Published daily by the Lowy Institute

Time for ADB members to rethink their approach

Other ADB members make room for China and India to have a larger shareholding and say.

Salme Village in Nepal with a bridge financed by the Asian Development Bank to the right (Photo: Flickr/ADB)
Salme Village in Nepal with a bridge financed by the Asian Development Bank to the right (Photo: Flickr/ADB)
Published 23 Feb 2017 

The Lowy report by Annmaree O’Keeffe, Jonathan Pryke and Hannah Wurf on Strengthening the Asian Development Bank in the 21st Century is an important document. It is one of the best, independent reports on the Asian Development Bank currently available in Australia.  Unfortunately that is easy to say, because there are not many other independent assessments on the ADB.

Yet the ADB is important for Australia and its relations with the countries in Asia. It deserves more attention.

There was a short article in The Economist last December with the theme ‘The incumbent, 50 years old and under pressure from China’. This rare report on the subject by The Economist noted that while all the focus had recently been on the establishment of the China-backed Asia Infrastructure and Investment Bank (AIIB), this was still a fledgling, while the incumbent development bank in the region - the ADB - is a relatively large institution with an impressive track record, but it is under pressure. The article is right, the AIIB has received all the publicity and political attention. The ADB has been overlooked.

So it is pleasing to have this very good report by O’Keeffe, Pryke and Wurf. It is to be hoped that it attracts interest and encourages debate about the future of the ADB because, as the authors have clearly demonstrated, Asia still needs a development bank.

The ADB can continue to make a positive contribution to combating poverty in Asia and promoting the economic development of the region. But to do so, it has to change. The pressure to change comes both from competition (the AIIB) and, more fundamentally, from the need for the bank to respond to the significant changes that have taken place in Asia.

But to say the ADB has to change does not mean it has to give up its strengths or weaken its standards. On the contrary. The report is absolutely right to recommend the ADB should remain neutral in an increasingly fraught geopolitical environment and maintain high standards and oversight of its lending program.

Nevertheless the ADB’s President, Takehiko Nakko, is also right when he says the ADB has to change to be a ‘faster, stronger, better’ bank. But change is always difficult in a multilateral institution which has to accommodate the often-conflicting views of member countries.

The report recommends that the ADB should stay within its mandate. Any multilateral body should stay within the mandate set by its owners. But a major challenge facing the ADB may be that its owners will have differing views as to what should be the ADB’s priorities. As the report notes ‘ADB shareholder views ranged ambitiously over a wide territory of development priorities’. This was evident in the recent replenishment negotiations for the ADB’s concessional arm, the Asian Development Fund, when Japan advocated that the ADB should take a stronger role on regional health issues, but this was resisted by a number of other countries.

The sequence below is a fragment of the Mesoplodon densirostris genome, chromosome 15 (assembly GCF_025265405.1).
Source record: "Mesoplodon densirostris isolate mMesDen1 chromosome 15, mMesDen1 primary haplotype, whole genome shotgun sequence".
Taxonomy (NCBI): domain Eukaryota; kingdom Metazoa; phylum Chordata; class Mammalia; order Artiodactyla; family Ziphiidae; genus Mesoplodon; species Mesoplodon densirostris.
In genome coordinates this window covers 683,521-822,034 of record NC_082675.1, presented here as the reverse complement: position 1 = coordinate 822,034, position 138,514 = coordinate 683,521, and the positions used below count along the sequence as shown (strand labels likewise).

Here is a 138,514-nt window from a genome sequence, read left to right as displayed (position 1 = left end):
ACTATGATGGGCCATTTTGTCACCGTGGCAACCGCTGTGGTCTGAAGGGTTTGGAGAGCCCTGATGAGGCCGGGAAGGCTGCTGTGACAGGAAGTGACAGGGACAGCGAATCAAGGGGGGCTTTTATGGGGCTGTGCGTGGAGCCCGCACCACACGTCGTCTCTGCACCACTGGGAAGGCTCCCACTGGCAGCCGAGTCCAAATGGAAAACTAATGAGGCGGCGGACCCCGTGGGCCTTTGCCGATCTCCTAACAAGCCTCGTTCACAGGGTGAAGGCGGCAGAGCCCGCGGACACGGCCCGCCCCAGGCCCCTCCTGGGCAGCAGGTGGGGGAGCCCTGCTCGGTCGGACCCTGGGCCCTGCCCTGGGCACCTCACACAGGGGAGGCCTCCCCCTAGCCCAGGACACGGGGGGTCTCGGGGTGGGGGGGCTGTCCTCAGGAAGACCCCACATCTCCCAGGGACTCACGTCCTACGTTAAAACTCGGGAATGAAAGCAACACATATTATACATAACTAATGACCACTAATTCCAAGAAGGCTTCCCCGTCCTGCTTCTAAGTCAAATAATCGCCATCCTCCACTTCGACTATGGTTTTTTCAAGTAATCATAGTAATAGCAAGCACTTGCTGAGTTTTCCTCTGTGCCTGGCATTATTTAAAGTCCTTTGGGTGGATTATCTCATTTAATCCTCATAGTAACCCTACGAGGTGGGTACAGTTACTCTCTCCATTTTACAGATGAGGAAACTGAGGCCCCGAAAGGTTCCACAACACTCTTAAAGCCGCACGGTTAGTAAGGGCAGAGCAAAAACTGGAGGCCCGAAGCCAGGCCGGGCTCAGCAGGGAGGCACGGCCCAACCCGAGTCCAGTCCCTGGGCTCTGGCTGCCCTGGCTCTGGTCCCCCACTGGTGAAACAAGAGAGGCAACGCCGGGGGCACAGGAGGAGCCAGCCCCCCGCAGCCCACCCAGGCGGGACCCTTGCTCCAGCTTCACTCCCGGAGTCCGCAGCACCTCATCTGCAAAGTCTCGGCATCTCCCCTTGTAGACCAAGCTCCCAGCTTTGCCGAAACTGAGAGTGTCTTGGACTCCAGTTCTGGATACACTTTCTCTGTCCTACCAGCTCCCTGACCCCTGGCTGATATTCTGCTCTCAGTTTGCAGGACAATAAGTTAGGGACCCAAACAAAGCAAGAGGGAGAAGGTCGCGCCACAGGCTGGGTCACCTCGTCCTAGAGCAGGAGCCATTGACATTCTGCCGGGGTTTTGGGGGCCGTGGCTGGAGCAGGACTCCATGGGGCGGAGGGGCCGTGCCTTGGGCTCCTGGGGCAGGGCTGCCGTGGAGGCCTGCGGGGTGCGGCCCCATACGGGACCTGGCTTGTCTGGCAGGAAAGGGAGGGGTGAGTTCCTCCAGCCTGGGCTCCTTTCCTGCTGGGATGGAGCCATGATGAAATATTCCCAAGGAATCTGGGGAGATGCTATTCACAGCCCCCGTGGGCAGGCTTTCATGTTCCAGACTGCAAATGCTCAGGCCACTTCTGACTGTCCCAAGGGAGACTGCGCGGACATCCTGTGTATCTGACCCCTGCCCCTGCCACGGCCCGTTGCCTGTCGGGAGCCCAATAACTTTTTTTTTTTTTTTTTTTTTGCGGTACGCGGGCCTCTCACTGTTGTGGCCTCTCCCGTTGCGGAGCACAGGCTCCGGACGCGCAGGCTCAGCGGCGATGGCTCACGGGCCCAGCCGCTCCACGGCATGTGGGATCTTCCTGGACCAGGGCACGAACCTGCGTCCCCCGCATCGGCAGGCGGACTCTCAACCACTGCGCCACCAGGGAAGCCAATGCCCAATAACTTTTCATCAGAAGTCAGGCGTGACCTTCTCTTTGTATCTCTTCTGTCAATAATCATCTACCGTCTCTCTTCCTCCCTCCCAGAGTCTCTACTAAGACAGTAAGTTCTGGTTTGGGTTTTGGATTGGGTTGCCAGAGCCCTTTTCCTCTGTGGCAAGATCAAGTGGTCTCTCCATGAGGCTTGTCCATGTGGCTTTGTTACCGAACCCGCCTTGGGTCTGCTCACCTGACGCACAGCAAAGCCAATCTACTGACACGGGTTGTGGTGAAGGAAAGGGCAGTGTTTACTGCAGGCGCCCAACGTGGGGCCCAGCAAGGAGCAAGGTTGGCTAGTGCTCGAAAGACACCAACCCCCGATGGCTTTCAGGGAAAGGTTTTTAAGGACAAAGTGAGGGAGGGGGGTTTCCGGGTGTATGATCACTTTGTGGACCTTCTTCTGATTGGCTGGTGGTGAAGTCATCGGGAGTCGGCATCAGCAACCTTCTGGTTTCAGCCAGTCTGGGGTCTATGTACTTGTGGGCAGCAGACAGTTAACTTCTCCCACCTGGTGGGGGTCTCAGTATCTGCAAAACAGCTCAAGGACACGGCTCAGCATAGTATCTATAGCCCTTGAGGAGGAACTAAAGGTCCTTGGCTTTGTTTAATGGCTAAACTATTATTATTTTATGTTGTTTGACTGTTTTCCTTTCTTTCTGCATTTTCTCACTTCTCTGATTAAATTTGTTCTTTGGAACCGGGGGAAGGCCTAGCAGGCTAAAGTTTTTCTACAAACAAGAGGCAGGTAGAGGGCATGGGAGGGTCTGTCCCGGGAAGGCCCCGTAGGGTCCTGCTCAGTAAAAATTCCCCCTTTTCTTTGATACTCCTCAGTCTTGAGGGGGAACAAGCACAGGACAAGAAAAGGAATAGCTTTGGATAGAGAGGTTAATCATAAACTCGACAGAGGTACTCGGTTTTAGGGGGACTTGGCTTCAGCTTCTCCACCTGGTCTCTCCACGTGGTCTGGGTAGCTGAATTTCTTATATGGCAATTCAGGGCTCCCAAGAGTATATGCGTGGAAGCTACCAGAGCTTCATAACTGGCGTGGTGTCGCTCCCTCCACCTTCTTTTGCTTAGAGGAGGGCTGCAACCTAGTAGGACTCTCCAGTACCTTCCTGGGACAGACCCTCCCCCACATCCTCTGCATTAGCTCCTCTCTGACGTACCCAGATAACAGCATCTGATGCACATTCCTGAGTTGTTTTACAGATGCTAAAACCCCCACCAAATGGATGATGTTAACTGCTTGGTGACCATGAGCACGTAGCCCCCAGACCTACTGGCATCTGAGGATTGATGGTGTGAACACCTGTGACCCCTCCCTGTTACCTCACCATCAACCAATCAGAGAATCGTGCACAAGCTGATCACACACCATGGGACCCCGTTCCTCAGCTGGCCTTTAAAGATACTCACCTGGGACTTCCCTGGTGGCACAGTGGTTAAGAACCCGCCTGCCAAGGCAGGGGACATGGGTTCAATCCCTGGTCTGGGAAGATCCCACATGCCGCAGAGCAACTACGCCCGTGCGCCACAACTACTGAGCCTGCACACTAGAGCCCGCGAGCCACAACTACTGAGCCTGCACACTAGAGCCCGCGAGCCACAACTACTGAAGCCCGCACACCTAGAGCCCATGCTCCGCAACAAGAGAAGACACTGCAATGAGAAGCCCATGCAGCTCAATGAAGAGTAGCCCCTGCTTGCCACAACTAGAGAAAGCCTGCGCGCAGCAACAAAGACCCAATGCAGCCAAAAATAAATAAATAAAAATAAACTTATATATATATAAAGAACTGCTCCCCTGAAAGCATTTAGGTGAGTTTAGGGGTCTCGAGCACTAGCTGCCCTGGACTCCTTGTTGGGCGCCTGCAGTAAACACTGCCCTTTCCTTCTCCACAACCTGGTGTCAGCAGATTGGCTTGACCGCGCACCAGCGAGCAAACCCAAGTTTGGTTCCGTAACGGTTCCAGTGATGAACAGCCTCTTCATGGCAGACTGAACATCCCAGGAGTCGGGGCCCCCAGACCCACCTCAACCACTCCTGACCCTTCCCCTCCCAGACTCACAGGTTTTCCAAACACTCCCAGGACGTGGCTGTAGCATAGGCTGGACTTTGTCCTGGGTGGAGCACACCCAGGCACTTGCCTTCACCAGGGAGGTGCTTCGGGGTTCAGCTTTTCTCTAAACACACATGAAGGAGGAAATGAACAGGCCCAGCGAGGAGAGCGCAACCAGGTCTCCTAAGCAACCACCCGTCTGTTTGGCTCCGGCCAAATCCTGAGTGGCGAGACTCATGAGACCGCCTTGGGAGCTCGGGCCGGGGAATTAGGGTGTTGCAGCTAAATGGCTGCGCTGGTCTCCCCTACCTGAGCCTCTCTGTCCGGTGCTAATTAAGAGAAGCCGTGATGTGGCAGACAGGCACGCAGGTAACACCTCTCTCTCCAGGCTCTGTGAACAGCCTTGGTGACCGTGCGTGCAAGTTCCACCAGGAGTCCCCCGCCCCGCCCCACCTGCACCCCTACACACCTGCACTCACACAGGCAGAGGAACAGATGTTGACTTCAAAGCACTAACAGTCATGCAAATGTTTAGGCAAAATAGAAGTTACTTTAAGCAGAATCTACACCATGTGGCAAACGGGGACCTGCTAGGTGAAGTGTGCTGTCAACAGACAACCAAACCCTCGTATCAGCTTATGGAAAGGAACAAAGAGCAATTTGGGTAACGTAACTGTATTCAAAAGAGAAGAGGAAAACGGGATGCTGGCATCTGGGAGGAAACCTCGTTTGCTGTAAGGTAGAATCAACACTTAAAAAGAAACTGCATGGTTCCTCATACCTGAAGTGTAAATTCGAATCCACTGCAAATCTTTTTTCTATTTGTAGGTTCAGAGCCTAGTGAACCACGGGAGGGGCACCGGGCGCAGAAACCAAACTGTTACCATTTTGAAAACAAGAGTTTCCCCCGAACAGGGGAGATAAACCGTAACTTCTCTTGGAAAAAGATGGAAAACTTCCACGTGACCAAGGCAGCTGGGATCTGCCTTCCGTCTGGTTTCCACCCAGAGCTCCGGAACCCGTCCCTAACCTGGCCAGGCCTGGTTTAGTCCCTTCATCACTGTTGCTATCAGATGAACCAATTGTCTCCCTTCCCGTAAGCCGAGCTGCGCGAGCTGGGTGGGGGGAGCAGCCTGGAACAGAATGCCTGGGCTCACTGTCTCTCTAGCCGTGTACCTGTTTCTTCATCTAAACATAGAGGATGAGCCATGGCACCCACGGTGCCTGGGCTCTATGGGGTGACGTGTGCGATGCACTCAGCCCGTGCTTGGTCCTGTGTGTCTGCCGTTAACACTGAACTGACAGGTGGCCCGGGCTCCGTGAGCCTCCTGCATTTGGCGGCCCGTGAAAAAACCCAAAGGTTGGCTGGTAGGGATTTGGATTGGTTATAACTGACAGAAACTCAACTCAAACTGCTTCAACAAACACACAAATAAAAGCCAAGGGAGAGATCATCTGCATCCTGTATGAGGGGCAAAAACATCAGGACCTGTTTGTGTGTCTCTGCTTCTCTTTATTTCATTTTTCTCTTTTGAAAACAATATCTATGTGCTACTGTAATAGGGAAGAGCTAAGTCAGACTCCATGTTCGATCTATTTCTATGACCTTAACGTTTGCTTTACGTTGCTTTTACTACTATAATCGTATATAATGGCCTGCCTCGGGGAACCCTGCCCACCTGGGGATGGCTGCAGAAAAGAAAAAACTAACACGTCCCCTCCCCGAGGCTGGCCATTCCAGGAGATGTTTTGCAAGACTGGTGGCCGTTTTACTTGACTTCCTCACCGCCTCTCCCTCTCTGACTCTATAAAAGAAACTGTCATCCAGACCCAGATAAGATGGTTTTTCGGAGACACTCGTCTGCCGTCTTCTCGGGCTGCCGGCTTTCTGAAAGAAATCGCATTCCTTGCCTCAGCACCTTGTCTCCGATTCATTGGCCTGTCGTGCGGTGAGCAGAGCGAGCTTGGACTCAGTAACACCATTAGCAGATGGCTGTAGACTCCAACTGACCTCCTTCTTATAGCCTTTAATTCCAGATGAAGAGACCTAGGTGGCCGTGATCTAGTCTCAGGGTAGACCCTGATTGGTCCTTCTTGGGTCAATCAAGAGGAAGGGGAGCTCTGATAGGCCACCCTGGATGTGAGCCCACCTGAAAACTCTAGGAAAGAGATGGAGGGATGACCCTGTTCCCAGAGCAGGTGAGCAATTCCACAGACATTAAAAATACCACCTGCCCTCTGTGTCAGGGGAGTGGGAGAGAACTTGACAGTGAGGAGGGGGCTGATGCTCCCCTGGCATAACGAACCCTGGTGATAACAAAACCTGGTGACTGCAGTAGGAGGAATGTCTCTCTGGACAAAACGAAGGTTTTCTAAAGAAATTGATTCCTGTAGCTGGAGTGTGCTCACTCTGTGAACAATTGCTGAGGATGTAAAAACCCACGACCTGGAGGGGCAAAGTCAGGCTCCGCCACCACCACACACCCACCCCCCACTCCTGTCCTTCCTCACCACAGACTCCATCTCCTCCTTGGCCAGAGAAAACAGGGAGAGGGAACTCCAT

The report is right in recommending that the governance of the ADB has to change, and in particular regional members such as China and India need to play a bigger part in the ADB. But this will only happen if other members make room for China and India to have a larger shareholding and say in the bank. Hence one of the biggest changes required in the ADB is the attitude and policies of its members towards the bank. This includes Japan giving up at some stage its stranglehold on the ADB presidency.

Improving the governance of the bank involves more than ‘chairs and shares’ – that is changing the representation of countries in the bank and their voting shares. The internal governance of the ADB has to change, and again this requires members changing their approach to the bank. In particular, countries have to move away from trying to micro-manage the ADB’s management.

Members of the ADB should set the goals for the ADB, outline what is expected from management, then give management the freedom to get on and deliver on those goals and hold them accountable for their performance.

In this regard, one recommendation in the report I don’t agree with is the call for an increase in ADB staff. Staffing levels should be left to ADB management.

The report is right in recommending that infrastructure should continue to be a focus of the ADB. But the ADB has to move away from its traditional focus on balance sheet lending if it is going to make a significant contribution to meeting Asia’s infrastructure needs. Its direct lending will only meet a tiny part of Asia’s infrastructure needs.

The ADB should increasingly focus on facilitating greater private sector infrastructure financing in Asia. This will require more co-financing operations, more direct involvement with the private sector, and more effort on project preparation. There is much talk about the need to develop pipelines of ‘bankable infrastructure projects’ in order to attract private sector financing. The ADB should get on and make this happen.

The ADB faces big challenges and there should be more discussion and debate on its role in the 21st century. Hopefully the recent Lowy report will help encourage and facilitate greater interest in the ADB.

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